Parents, Republican lawmakers vow to stop controversial sex education bill

Hundreds of parents, children and other concerned citizens came to the state Capitol Thursday to attend a public hearing and testify on a controversial sex education bill. The measure would require it be taught in all Washington's public schools, from kindergarten through high school. John Sattgast filed this report from Olympia.

 Radio Report Transcript

SATTGAST: Citizens lined up more than two hours before the 8 a.m. hearing on Senate Bill 5395, which would require public schools to implement a detailed – and in some cases, very graphic – curriculum of sex education.

Proponents say the Democratic-sponsored bill would encourage healthy, consensual relationships, deter sexual violence and guard against sex predators. But opponents, such as Richland behavior specialist Zandra Zupan, argued the new, approved curricula is more harmful than good.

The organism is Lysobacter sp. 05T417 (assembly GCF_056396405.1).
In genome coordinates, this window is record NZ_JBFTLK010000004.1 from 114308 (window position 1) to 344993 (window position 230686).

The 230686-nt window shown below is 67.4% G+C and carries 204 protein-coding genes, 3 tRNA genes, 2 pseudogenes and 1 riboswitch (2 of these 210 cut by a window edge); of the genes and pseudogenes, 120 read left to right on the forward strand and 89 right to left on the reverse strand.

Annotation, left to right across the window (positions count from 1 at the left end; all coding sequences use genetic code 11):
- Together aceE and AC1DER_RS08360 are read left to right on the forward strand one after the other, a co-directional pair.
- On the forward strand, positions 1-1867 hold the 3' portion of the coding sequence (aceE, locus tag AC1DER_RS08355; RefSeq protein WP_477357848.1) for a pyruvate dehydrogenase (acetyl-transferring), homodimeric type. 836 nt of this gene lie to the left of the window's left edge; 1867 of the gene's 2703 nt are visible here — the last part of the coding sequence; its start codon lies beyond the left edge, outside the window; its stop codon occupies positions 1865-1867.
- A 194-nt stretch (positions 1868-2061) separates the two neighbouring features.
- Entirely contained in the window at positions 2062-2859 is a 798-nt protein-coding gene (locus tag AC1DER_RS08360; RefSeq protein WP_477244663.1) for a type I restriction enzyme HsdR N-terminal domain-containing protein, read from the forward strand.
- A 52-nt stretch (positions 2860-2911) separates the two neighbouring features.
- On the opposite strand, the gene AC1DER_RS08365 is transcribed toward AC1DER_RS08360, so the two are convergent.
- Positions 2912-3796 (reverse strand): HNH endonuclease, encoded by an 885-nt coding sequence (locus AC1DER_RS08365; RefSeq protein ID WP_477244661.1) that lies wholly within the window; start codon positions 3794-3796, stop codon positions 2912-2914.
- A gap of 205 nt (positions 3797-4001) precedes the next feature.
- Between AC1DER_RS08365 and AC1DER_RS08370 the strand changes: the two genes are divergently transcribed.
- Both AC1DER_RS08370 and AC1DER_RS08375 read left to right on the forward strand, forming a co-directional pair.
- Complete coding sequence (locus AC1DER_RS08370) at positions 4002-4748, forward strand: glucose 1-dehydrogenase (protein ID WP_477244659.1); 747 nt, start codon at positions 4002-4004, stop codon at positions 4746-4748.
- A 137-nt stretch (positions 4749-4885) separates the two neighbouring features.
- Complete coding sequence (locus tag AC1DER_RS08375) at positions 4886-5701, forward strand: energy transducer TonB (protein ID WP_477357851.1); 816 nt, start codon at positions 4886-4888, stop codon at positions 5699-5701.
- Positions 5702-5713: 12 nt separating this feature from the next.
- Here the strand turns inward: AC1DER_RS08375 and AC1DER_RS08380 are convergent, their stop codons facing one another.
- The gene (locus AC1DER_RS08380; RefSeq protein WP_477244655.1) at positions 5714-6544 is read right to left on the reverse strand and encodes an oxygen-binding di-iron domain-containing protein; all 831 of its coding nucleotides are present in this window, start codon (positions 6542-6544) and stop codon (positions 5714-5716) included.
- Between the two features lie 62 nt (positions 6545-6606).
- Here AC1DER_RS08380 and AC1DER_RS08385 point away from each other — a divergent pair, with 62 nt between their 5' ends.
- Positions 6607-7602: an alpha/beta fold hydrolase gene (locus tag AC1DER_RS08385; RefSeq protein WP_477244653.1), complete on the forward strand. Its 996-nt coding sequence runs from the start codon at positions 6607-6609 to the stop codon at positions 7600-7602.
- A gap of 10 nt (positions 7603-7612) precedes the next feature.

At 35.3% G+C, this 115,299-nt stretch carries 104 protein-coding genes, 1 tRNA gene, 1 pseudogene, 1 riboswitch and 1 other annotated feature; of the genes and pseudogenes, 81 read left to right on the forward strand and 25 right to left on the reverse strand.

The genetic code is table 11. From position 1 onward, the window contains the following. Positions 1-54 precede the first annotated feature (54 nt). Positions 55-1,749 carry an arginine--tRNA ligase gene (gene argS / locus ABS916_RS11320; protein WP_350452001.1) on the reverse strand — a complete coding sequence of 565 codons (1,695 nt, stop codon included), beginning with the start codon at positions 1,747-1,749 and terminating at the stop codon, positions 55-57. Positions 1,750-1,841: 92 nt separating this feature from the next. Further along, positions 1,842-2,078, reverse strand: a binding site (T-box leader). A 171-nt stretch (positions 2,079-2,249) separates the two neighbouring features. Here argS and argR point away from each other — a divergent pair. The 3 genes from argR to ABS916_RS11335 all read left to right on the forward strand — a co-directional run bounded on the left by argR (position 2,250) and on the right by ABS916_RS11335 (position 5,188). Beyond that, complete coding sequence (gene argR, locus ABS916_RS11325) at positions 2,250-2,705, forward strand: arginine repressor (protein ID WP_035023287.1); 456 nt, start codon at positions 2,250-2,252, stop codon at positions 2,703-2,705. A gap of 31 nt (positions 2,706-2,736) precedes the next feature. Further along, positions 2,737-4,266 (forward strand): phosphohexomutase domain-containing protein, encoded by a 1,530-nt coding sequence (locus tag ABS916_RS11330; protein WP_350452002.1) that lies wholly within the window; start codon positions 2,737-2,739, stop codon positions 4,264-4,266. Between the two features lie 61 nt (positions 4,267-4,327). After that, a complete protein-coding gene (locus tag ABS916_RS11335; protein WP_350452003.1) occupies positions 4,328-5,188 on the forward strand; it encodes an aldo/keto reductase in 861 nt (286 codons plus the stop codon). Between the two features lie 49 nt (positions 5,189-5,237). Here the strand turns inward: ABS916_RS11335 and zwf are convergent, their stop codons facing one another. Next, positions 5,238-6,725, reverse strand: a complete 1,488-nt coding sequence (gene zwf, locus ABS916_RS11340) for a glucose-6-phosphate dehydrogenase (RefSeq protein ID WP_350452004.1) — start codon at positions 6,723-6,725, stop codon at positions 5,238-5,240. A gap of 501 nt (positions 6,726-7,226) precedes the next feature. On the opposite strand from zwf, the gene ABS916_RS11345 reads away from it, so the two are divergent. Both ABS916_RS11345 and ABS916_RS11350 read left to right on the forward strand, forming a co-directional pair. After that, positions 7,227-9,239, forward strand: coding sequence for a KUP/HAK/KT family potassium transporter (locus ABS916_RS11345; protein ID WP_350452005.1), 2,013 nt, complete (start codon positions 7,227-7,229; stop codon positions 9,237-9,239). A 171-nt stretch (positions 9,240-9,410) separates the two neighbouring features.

ZUPAN: “The material in these new curriculums promotes sexual grooming, predatory mannerisms and illicit addictive behaviors.”

SATTGAST: More than 750 people signed up to testify – 634 in opposition – but most didn't get a chance to speak during the hour-long hearing in the House Education Committee.

Sarah Davenport-Smith of the Family Policy Institute said parents who attended are concerned the state is stepping on their right to educate their children as they see fit.

DAVENPORT-SMITH: “It really seems to be infringing on parental rights. The state coming in and pushing a certain morality on the children without the parents' consent.”

Vancouver Republican Representative Vicki Kraft says it's time for legislators to listen to parents.

KRAFT: “If you ask parents whether or not they're going to go sit in a corner and just let the government tell their kids things they are not comfortable with — more will come out saying 'these are my kids and I will fight for them and I will stand up to protect them.'”

SATTGAST: In a crowded overflow room after the hearing, Port Orchard Republican Representative Michelle Caldier said the bill could be passed from committee in a few days. She asked citizens to stay involved and keep up the fight.

CALDIER: “Keep the emails coming, keep coming into people's offices. But we need to stop this bill! We're going to do it!”

SATTGAST: John Sattgast, Olympia.


Washington State House Republican Communications
Broadcast Coordinator: 360.786.7257